Open Schooling about Sustainability Issues: Disturbance and Transformation of Teaching Habits

The presentation of the LORET tool at a recent conference gained great interest.

Geneva. Illustration photo.

A view of Geneva, Switzerland (photo: Unsplash.com)

During the new education movement, Geneva was one of the main crucibles. After World War I, emerging progressive education views induced a major international tectonic shift in educational logic. It was believed that students should increasingly learn through activity, experience, and cooperation.

A new education movement

Rethinking teaching methods, curricula, and the respective roles of teachers and pupils led to profound reforms. The Genevan Adolphe Ferrière’s Bureau International des Écoles Nouvelles was one of the first initiatives to institutionalise the new education movement. Therefore, Geneva was the perfect hub to host this year’s European Educational Research Association (ECER)-conference.

When choosing the main theme for the ECER in this international city, the European Educational Research Association (EERA) considered it appropriate “to raise the issue of tensions between the realities or social contexts within which the education process takes place and the stated aims of formal education as a collective, mandated endeavour, in as much as that has at its heart an understanding of the centrality of human personal development” (EERA, n.d.).

During ECER 2021, the 32 EERA networks and the emerging researchers' group engaged with and explored the various facets of these tensions experienced during the first decades of the 21st century in educational settings.

LORET tool challenges established teaching habits

As part of Network 30 — Environmental and Sustainability Education Research (ESER) — we presented and discussed preliminary findings from our research in the Belgian SEAS network. Katrien Van Poeck gave a paper presentation that addressed the implementation of environmental and sustainability education (ESE) through ‘open schooling’: education practices where schools, in cooperation with other stakeholders, contribute to community wellbeing and sustainability.

The paper, co-produced by Leif Östman and Nordin Bigaré, focuses on ESE educators’ professional development and, in particular, on how ‘Locally Relevant Teaching’ (LORET) — a tool for collaborative planning of open schooling practices starting from locally relevant sustainability challenges — challenges established teaching habits and routines and how it may result in a transformation of customary manners of teaching.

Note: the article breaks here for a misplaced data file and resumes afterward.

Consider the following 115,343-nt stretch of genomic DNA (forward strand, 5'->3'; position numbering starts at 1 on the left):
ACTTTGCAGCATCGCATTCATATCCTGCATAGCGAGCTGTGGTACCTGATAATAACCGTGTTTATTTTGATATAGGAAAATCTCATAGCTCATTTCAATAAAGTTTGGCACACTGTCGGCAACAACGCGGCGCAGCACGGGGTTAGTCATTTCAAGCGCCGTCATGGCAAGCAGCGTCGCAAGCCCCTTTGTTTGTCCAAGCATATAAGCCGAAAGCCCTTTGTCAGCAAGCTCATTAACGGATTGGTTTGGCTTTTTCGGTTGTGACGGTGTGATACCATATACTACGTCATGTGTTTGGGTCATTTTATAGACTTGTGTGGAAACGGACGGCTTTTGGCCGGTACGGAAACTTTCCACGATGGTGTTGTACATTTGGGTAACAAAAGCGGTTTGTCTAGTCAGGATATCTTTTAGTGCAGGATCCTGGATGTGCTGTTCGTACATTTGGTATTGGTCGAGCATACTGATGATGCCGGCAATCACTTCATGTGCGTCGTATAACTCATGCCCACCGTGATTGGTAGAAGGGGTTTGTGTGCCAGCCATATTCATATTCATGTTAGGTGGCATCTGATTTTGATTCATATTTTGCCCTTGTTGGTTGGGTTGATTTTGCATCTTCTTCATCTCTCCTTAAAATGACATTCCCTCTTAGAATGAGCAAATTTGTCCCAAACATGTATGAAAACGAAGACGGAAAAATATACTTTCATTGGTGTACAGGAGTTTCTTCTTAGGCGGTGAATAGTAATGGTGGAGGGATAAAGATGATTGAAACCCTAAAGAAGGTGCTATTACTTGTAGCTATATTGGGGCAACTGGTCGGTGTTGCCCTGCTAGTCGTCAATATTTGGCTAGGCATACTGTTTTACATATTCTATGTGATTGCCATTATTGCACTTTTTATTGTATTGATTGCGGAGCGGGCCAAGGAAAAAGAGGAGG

More than 30 academics attended the presentation, which elaborated on the concept of open schooling and elucidated the paper’s context, theoretical framework, research questions, methodology, and preliminary results.

 

 

See video of Katrien Van Poecks paper presentation (a summary in text is also available).

It stimulated an enriching and compelling discussion among the participants. LORET in particular attracted a lot of attention and was perceived as not only a useful tool, but also as a very topical and appropriate mechanism for supporting teachers in leading locally relevant sustainable development learning projects.

Open schooling in the limelight

The concept of open schooling was also put in the limelight. As one of the six open schooling networks led by universities and science centres with partners in Austria, Belgium, Estonia, Italy, Norway, and Sweden, and drawing on principles of inquiry-based science learning for transformative engagement, the Belgian SEAS network gives students the opportunity to engage with real-life, complex sustainability challenges that are identified and dealt with together with participants and stakeholders in the local community.

The network thus supports educators in collaborating with local stakeholders to utilise local sustainability challenges as fruitful learning environments for fostering scientific literacy for sustainability citizenship. Therefore, the Ghent University SEAS team collaborates with the government of Flanders (eco-schools programme MOS) and an environmental education centre in Limburg to support pilot schools in working with LORET.

The teachers involved identify and select locally relevant challenges to make their city and community more sustainable while simultaneously connecting these challenges to the curriculum (learning objectives for diverse subjects as well as cross-curricular objectives) and co-creating teaching and learning activities (lesson plans).

Great interest in LORET

After the presentation, various academics requested more information on LORET and the concept of open schooling, as they made the connection with previous research and emphasised the significance and pertinency of these concepts in (future) educational research in general, and in particular, environmental and sustainability education and the transformation of teaching habits.

Against this background, connecting locally relevant challenges to curricula and analysing the transformation of teaching habits have become hot topics.

This is particularly the case in Flanders – the northern part of Belgium – where the education system is being profoundly modernised after more than 20 years. As Flanders has introduced the key competence ‘sustainability’ in the renewed attainment targets and lesson plans (2019-2020), the SEAS research on the disturbances and transformations of teaching habits will deliver valuable results and food for thought. To be continued…

By Nordin Bigaré, Katrien Van Poeck
Published Jan. 25, 2022 2:47 PM - Last modified Jan. 28, 2022 2:05 PM
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The SEAS blog focuses on current research and activities in the intersection between scientific literacy, open schooling and sustainability challenges when students collaborate with families and stakeholders from civil society and industry in becoming agents of community well-being.